At some point in years of living in fire country, I’d become aware of a few basics.. such as writing names and phone numbers on the horse’s halter, on duct tape across the rump (unlike the last time I prepped for an evacuation in Agua Dulce, it wouldn’t stick this time with winter long and dusty hair. I didn’t take chances. I wrote my phone number, my name and my horse’s on all four hooves with a Sharpie pen this time when the closeness of the fire was first apparent. Ean Corbet was among the management team at Del Mar Fairgrounds, working with arriving evacuees, while his own home — filled with irreplaceable antiques — stood in a questionable location, given the whims of the fire. He later told me about some of the experiences he’s had working at Del Mar as evacuated horses arrived. He told me about times when frantic owners would arrive and search for horses that get evacuated but where …they don’t know. Ean’s face glowed when he described what it was like when he saw a distraught owner find their missing horse.

After the Lilac Fire, anyone should know that sometimes the only option is to get horses out any way possible for them to survive. Communication is impossible to overemphasize in an emergency situation like this. Despite online updates, texts, and calls, the chance of miscommunication and misinformation can so easily happen in times of crisis like this. I can only imagine how a stable manager in the thick of things when a fire rages, can handle the nonstop inquiries from worried owners, while determine the best course of actions in moment-by-moment situations.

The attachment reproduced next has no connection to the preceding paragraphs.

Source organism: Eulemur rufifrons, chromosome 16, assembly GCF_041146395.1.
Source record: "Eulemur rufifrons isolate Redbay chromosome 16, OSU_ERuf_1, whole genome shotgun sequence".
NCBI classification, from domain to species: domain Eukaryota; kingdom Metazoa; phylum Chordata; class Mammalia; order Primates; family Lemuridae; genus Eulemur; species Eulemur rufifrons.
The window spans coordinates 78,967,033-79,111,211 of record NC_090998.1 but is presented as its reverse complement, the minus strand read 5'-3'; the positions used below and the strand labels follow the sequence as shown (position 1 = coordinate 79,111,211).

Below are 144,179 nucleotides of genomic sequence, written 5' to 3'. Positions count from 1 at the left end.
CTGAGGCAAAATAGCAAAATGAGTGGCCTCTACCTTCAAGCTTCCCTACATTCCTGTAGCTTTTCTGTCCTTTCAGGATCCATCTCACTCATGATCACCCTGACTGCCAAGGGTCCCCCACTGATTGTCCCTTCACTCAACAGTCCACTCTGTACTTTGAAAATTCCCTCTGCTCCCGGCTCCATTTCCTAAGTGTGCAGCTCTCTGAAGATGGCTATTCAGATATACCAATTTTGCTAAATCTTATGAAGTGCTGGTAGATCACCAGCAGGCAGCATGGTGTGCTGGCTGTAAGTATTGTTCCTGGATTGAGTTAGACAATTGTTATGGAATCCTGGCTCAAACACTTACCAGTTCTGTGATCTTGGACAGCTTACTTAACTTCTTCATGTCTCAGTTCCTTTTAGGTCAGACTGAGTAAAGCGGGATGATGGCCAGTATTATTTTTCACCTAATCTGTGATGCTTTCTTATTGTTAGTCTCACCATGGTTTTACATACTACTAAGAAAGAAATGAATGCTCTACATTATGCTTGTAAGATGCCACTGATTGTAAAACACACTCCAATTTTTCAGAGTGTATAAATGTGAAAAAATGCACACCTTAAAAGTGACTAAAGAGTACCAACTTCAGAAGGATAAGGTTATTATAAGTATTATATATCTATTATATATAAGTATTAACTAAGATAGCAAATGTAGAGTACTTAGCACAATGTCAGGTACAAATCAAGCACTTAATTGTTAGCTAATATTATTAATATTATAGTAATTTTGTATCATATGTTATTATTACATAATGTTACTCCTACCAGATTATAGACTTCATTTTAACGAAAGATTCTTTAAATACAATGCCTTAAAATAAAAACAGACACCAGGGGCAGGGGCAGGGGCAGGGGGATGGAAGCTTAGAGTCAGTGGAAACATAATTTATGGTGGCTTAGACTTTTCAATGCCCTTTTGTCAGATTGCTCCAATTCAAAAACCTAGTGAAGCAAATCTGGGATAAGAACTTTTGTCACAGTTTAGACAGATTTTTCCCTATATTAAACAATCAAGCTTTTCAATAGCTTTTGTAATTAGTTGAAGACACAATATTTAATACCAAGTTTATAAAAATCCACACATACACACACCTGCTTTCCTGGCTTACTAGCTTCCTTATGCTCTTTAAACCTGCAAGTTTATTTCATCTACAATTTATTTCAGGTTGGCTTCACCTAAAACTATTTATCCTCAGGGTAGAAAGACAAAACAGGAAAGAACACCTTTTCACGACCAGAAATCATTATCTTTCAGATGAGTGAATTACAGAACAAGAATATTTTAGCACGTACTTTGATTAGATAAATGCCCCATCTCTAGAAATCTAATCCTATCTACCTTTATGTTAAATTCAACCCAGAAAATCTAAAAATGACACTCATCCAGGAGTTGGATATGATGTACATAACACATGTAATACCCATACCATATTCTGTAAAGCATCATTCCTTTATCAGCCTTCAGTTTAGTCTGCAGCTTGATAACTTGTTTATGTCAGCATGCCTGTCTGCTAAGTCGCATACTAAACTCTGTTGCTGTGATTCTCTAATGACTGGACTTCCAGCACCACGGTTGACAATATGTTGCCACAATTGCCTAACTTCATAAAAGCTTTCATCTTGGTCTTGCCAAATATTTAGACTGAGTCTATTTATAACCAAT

I could feel how little sleep I’d had when I reached Del Mar and saw the lighted board — Evacuations…and the easy-to-spot sign for arrivals Chris had registered my horse and gotten him settled before I even reached Orange County on my drive south. I gave the stall number as I reached the gate. The woman who welcomed me with a big smile immediately said, “Don’t buy anything. Come back and we will get you what you need.”

She was right. I’d been concerned about getting timothy for my horse. The last thing I needed was a colic from a sudden change to alfalfa. My concerns were needless. Bales of timothy, among other hay, bags of shavings, and more were already in a location near my horse, whom I found enjoying a hay bag and looking out the dutch door when I reunited with him.